I love, love, love my DSLR and highly recommend it. Here’s why: they have interchangeable lenses and manual mode so you get total control over how your pictures turn out. The images that these cameras produce are so high quality, it’s unbelievable. These are the pictures you will want to blow up and frame in your house.

Nikon vs. Canon

This is one of those questions that can be debated forever. Ultimately, both are really great brands. But, that doesn’t help you out and help you decide, right? Here’s my experience with it.

I started out with Canon Powershot. It was a great camera, but when I decided to purchase my first DSLR, I randomly chose Nikon because that was what a friend’s dad uses and swears by. I should have done my research myself. That being said, I still ABSOLUTELY LOVE my Nikon. And that’s the problem with this debate. It seems like people love the camera they started out with. This is great news for someone looking to get a camera and don’t know which brand to get! You basically can’t go wrong.

Having shot both Nikon and Canon, here’s the differences I’ve noticed.
  • I like the colors produced on a Nikon better than a Canon. I shoot on the cooler side and prefer a really light, airy feel to my photos so the Canon is a little too dark and warm for me. It’s not a big deal, though, as you can adjust the temperature of a photo in the settings.
  • Battery life seems to last longer on a Nikon
  • Canons are lighter than Nikon, making it easier to carry for long periods of time. Personally, I prefer the sturdier, more robust feeling on a Nikon. The body on the Canon just feels cheap to me.
  • Nikon has easier nomenclature. For beginners, this is nice because it’s not a guessing game which button or setting does what.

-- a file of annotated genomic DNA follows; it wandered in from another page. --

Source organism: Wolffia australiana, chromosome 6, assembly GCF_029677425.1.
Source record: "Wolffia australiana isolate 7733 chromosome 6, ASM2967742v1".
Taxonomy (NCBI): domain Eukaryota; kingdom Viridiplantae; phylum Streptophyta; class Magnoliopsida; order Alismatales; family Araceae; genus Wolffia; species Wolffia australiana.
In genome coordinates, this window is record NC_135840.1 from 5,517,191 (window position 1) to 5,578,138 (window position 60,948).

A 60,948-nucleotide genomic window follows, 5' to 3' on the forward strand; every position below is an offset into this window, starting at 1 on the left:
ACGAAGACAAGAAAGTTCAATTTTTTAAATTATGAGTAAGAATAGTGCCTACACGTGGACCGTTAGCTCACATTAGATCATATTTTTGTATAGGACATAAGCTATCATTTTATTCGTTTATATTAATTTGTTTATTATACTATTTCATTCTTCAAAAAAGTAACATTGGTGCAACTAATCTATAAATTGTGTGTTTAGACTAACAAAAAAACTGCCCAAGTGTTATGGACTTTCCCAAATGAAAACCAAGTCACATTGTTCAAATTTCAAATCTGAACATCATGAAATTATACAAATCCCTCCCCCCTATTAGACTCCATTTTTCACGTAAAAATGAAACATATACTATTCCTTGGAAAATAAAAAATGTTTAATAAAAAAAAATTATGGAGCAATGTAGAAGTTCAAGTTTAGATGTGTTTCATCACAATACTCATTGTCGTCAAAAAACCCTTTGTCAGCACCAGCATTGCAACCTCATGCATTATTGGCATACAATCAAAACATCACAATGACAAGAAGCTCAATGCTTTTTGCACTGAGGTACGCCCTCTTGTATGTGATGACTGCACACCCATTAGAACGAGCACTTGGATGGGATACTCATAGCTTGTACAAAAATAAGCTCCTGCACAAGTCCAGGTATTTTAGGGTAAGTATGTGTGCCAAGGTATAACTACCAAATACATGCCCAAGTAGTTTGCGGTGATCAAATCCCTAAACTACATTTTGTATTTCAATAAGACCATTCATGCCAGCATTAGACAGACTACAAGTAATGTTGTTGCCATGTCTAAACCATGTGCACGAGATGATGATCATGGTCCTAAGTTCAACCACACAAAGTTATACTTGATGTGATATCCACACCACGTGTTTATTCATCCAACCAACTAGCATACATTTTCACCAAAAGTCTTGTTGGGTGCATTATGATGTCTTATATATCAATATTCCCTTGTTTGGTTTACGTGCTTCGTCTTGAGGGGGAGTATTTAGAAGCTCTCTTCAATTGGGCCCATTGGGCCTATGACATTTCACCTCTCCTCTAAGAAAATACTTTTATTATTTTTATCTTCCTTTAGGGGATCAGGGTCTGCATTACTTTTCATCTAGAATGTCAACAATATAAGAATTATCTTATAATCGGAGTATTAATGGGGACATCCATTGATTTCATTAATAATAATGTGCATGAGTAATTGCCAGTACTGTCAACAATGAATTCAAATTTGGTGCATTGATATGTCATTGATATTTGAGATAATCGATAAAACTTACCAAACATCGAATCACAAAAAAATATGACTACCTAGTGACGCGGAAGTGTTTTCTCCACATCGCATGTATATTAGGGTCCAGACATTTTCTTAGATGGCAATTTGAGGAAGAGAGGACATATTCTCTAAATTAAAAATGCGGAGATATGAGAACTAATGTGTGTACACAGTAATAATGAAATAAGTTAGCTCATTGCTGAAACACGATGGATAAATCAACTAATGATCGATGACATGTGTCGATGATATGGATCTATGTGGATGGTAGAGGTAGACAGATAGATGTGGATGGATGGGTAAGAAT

• Canon seems to have a more intuitive button placement. It just seems so natural with the position of the buttons. Your fingers can seamlessly glide to the settings you need without having to adjust your grip on the camera.

So, which brand is better?

Short answer: neither! It is really up to personal preference and the individual models. For every Canon camera out there, there is a Nikon camera to rival it and vice versa. My advice, research your entry level cameras (unless you want to splurge on a professional one!) and go out to a store and just play with it. Hold it in your hand and see how it feels.

You can also rent cameras too so you might consider renting both brands and seeing which one you like. Most people that start out with one brand don’t ever change brands, but you can’t go wrong with either choice. (PS. I have Nikon if you couldn’t tell :))

Full frame camera vs crop frame

Most of the entry level cameras are going to be crop frame. The sensors are smaller and the lenses are generally cheaper. They are typically smaller cameras (small sensors=small body to house it in) and lighter than a full frame.

So, what does crop frame mean? And how does that affect my image?